Daddy said we had to go. He stroked my cheek and smiled at me. I love him so much. He laughed as he pulled me off his leg. I wanted to hug him so tight.

I told Abi we had to go but she went to that corner of the garden and curled up in the shade of the bushes again. I told her we'd leave her behind. She said she wanted to be left behind. I felt sick.

Daddy came. He spoke to me. He spoke softly, but I could see he was angry at Abigail. I told him to wait. I would talk to her.

I crouched by her. I put my hand on her hip, then on her shoulder. She felt so cold, but she moved when I touched her.

"Abi, come with me," I said. "Come with me. It will be good where we go."

She rolled her head against her crooked arm. I heard a noise but it was not words.

I had my arm draped on her. I squeezed my fingers into her shoulder. What more could I do?

Daddy stood in the garden. He said something to me I did not hear. Then he spoke again, louder.

I sighed. My heart was broken. I was as sad as I could be. I clipped the tether onto Abigail's collar and jerked it hard.

"Come, Abigail," I said. I tugged the collar again.

She moaned. Not like a hurt sound, like a sad sound.

I tugged on the collar again, harder this time. Daddy leaned over me. I knew he wanted to help.

Abigail did not want to leave the corner of the garden where she was lying. I shrugged off my daddy's help and readied myself for a final effort to shift Abigail. I regretted telling her that was where we buried her parents. They weren't even buried where I said they where.

Friday, February 12, 2010

Any Good Mother Would - #fridayflash

On Monday she showed her boys how to make pizza from scratch. She taught them how to knead the dough and explained the patience required to let the yeast work its magic. She showed them how to work the pizza with the palms of their hands, and not to roll it out. She explained how to layer the cheese directly on to the sauce and not to crowd the pizza with too many toppings. That night they all went to bed with flour in their hair, dried dough under their finger nails and full bellies.

On Tuesday they made shepherd's pie with shredded lamb in a rich gravy. She showed them how it was easier to pipe the mashed potato after letting the filling cool. She told them the story of how their grandmother claimed she came up with the idea of topping the pie with grated cheddar cheese but never got the recognition that was due to her. That night she had to chase them to bed, her voice hoarse from telling them stories about her mother.

On Wednesday they made chilli from prime ground beef and thick chunks of bacon. She warned them not to use too much chilli powder but they didn't listen. Little David wiped his eye with a hand he should have cleaned first and he wept for an hour straight, though by the end even he was laughing at how silly he looked with his puffy red eye. That night the boys went to bed with their mouths still burning, convinced that next time they should listen to their mother when she tells them how much chilli powder is just enough.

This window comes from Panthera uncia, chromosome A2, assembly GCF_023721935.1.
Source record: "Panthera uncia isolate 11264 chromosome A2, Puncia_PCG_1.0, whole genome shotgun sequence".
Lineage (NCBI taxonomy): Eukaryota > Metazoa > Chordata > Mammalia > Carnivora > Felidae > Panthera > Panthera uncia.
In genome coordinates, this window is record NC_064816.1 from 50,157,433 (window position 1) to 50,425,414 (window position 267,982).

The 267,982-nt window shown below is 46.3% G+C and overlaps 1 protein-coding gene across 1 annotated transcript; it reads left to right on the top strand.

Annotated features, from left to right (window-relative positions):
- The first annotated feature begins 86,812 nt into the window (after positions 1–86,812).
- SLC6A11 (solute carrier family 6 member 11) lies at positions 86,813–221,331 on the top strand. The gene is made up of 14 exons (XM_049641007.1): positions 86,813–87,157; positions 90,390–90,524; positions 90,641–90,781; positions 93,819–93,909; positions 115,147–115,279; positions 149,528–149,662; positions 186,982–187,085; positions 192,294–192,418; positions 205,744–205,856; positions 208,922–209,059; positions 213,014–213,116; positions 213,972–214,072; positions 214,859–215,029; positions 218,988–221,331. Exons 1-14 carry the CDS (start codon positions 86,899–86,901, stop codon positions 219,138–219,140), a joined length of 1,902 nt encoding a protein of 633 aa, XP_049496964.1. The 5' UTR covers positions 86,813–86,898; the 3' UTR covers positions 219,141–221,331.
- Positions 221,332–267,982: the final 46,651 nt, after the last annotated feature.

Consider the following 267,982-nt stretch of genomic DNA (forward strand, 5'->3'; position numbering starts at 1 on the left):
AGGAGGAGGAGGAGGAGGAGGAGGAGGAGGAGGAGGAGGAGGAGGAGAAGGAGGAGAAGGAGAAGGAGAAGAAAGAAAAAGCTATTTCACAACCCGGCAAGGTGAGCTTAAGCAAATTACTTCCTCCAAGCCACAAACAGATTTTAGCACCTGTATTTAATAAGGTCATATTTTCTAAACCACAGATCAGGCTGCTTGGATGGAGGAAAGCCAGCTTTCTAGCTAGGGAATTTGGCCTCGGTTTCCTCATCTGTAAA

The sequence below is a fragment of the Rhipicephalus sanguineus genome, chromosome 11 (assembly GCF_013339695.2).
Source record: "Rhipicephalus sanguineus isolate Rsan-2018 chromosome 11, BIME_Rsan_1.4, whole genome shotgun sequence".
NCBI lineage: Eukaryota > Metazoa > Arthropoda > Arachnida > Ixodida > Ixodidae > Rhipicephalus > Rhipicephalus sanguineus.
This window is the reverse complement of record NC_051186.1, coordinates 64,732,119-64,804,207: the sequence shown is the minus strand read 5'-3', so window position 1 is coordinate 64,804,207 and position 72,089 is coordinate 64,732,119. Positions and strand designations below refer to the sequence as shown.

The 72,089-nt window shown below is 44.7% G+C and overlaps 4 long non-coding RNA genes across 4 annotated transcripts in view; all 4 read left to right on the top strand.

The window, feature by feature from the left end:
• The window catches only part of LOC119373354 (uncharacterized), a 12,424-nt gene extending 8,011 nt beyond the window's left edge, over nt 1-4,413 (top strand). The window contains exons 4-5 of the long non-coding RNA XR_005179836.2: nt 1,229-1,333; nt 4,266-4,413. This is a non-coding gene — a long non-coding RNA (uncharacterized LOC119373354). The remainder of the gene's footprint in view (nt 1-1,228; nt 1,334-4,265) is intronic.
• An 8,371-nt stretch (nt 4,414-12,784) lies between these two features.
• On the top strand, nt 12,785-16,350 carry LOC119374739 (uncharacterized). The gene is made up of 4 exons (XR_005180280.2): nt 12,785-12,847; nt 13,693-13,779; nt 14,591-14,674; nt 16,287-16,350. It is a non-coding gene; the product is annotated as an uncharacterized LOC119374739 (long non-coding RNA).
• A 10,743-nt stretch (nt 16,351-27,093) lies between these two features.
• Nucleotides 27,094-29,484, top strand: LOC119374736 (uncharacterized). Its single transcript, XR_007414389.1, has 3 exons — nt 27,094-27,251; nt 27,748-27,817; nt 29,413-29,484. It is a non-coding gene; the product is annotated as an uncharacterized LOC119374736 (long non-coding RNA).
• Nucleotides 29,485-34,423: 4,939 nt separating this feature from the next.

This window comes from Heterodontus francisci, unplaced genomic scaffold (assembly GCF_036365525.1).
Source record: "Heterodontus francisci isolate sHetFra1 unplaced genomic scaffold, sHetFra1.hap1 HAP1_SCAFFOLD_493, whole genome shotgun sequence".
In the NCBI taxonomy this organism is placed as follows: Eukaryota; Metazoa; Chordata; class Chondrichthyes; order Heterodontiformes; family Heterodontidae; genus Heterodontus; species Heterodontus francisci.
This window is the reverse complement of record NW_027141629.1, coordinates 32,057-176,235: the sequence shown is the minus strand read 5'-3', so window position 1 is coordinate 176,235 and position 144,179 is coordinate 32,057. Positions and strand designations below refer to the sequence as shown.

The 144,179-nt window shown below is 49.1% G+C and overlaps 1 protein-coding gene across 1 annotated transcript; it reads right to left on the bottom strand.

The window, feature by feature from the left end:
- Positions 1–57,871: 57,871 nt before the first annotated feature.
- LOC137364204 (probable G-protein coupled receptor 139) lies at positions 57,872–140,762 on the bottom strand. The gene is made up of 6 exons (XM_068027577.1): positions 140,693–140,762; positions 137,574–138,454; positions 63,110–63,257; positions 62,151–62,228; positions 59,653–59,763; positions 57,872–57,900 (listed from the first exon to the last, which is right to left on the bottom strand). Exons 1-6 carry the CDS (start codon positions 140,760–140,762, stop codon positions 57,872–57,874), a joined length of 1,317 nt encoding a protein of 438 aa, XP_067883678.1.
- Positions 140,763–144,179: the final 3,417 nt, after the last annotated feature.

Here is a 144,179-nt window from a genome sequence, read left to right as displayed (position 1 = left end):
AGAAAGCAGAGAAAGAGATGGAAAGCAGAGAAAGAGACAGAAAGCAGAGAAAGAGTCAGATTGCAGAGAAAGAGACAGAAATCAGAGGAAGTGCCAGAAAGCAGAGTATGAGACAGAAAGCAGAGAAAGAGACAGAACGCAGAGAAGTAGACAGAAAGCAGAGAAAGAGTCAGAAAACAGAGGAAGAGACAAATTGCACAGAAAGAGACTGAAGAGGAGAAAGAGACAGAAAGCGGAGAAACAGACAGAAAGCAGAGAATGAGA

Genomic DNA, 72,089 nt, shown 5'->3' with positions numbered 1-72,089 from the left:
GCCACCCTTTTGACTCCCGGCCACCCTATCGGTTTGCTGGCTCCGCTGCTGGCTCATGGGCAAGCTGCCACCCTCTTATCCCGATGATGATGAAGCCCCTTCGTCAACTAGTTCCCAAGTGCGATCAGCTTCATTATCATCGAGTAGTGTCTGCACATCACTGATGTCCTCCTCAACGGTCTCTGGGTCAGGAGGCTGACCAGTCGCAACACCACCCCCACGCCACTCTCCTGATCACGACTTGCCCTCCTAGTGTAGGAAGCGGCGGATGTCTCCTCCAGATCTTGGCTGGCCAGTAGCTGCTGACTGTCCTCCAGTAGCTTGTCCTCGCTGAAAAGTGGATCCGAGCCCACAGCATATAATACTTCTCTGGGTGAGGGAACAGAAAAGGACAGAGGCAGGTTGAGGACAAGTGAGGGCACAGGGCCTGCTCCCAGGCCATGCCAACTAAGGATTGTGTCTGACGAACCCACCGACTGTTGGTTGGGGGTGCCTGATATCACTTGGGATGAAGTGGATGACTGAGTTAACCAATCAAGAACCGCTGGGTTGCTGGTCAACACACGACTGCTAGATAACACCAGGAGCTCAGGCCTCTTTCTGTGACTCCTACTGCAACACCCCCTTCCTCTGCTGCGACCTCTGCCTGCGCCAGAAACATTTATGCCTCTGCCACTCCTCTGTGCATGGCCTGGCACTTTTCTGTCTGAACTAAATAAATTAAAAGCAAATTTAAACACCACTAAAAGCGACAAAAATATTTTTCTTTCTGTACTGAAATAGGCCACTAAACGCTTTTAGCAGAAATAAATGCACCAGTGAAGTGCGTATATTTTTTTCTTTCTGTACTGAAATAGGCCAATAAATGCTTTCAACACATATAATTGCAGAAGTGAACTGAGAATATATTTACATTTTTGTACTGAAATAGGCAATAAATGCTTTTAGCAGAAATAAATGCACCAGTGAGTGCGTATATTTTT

On Thursday she taught them how to order ingredients from the Internet. She told them how to keep the lights off at night so no one would know they were home and ordered them not to answer the door unless they could see it was a delivery person. That night the boys slept in the same bed. Together, alone, in the house.

On Friday she touched down in Tijuana, pleased with herself that she had prepared the little ones so well, as any good mother would.

Thursday, February 4, 2010

Shadow of the Noose - #fridayflash

Dawn pinked through grey clouds sending shades creeping along the base of the tall courtyard walls, with the gallows' long shadow serving as a grim sundial. It was almost time.

A light breeze cooled Nathan Hamilton's face through the bars but did not stir the heavy noose that now held his gaze. His eyes traced the curve of the rope looking from heavy knot, around and back again. The unexpected trill of a bird's call startled him back to awareness. His hands slid from the stone lip that barely jutted under the window and he turned back towards the man who was sitting on the rough cot that lay against the opposite wall.

"Are you tired, father?" Hamilton asked, his voice hoarse.

Father Maskie shook his head without looking up. He sat there without further movement, his hands clasped against his chest. After a while he raised his face to look at Hamilton, showing eyes that were reddened and damp.